Ask Colin

I have just read your latest Trend Trader column (April 2001 pages 16 & 17) and I was concerned about the 2 charts that you produced with regard to the Dow Jones/All Ords compared to the Advance Decline line. Are you suggesting that the bigger companies ie blue chips are still in danger of following the broader market down? What did the market comparison between the above do pre 1995?? Did these two markets always follow the broader market eg 1987?

I have just read your latest Trend Trader column (April 2001 pages 16 & 17) and I was concerned about the two charts that you produced with regard to the Dow Jones/All Ords compared to the Advance Decline line. Are you suggesting that the bigger companies ie blue chips are still in danger of following the broader market down? What did the market comparison between the above do pre 1995?? Did these two markets always follow the broader market eg 1987?

From everything that I have read and observed about market breath indicators, it seems that when there is a market index heading upward and an advance decline line heading downward, sooner or later the index follows the advance decline line down. It is not a precise timing indicator - more like a high fire danger warning. The reasoning behind it is that a healthy bull market will see most companies doing well. However, as the bull market wears on, the going gets tougher economically and eventually only the strongest large companies can continue rising. When they turn down, the bull market is over.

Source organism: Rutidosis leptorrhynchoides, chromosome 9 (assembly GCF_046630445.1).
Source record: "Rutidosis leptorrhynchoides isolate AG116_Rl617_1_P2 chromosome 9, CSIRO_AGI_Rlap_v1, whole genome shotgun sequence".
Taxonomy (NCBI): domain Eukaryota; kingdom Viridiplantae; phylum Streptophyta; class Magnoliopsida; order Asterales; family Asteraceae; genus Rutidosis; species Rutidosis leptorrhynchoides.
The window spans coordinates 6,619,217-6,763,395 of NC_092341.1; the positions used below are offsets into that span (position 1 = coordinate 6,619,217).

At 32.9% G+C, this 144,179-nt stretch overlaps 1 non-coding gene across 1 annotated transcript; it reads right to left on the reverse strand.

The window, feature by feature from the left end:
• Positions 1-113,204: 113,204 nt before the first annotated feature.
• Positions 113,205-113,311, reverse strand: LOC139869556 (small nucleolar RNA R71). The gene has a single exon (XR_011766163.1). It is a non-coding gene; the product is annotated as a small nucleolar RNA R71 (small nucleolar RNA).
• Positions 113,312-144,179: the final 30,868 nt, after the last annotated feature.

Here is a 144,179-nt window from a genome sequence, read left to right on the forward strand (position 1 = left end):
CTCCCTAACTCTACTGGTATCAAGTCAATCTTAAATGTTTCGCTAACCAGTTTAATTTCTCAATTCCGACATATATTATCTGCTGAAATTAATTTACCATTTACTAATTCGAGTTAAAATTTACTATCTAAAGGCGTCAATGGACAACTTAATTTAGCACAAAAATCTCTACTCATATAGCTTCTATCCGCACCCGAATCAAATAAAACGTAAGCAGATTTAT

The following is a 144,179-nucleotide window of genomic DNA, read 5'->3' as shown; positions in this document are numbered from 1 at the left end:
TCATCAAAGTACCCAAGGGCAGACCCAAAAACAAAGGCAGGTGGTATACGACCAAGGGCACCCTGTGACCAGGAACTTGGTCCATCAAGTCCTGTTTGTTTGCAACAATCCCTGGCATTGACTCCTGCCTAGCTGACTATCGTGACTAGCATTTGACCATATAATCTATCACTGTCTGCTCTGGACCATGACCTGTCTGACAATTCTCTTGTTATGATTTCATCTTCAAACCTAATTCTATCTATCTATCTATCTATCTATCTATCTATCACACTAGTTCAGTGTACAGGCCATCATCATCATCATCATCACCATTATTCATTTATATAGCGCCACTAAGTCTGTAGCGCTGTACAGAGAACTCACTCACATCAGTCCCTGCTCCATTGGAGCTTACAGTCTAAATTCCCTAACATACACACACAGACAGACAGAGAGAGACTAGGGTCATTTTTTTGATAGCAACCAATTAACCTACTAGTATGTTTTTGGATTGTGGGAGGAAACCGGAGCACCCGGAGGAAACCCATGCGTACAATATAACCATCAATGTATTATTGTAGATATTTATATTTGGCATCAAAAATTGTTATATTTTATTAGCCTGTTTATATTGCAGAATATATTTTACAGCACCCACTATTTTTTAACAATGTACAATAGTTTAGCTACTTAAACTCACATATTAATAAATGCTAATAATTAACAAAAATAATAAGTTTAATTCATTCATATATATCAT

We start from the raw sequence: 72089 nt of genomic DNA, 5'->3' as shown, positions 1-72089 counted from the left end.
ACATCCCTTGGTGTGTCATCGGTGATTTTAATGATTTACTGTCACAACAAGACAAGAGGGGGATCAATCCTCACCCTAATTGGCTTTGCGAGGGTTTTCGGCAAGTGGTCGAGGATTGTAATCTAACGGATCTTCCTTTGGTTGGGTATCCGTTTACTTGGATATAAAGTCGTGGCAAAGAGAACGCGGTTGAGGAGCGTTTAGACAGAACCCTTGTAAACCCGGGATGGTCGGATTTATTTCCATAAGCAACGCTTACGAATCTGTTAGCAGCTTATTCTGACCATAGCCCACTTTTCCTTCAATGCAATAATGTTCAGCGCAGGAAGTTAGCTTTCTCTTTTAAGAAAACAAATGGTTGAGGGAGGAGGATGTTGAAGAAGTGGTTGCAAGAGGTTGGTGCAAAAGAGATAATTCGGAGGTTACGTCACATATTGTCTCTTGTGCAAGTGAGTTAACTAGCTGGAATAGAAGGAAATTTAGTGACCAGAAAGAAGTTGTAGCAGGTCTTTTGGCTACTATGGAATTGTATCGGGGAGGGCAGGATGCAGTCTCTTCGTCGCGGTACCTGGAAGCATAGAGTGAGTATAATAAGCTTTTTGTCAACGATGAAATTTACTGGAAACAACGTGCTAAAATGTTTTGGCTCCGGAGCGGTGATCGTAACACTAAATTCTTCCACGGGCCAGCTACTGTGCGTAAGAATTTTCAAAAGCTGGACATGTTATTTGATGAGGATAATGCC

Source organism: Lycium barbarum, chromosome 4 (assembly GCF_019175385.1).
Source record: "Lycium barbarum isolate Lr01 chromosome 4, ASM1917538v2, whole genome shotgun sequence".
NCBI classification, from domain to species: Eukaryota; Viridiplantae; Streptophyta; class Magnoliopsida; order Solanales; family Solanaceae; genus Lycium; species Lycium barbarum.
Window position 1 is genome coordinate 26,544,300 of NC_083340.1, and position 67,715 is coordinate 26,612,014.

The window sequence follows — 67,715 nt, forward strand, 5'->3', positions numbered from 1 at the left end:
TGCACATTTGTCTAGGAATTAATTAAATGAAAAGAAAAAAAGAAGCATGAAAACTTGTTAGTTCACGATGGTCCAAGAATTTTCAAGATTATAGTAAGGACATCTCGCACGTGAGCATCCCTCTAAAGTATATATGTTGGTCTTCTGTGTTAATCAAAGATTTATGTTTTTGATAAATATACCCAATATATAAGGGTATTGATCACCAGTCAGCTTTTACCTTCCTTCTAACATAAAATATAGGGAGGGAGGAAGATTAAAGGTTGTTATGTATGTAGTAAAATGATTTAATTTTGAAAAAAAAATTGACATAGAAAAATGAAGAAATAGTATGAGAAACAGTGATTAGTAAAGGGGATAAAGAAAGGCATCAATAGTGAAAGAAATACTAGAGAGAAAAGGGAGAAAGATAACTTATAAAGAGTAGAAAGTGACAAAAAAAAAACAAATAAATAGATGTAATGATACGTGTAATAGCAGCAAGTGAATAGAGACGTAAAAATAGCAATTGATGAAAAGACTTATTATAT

There are differences in all bull markets, but they are far less important than the similarities. As I have been writing in my articles and columns, the hot sector runs out of steam first, then there is a hiatus while the majority of companies begin to top out as conditions tighten up. Finally, the strongest succumb to the recession. The current market is developing on cue. I think things will get worse, before they get better. What is important now is not to focus on whether I am right and the unknowable timing of the process, but on what is the appropriate strategy. As I have been writing, it should be defensive. In the May issue of Shares magazine, I will go into this in more length.

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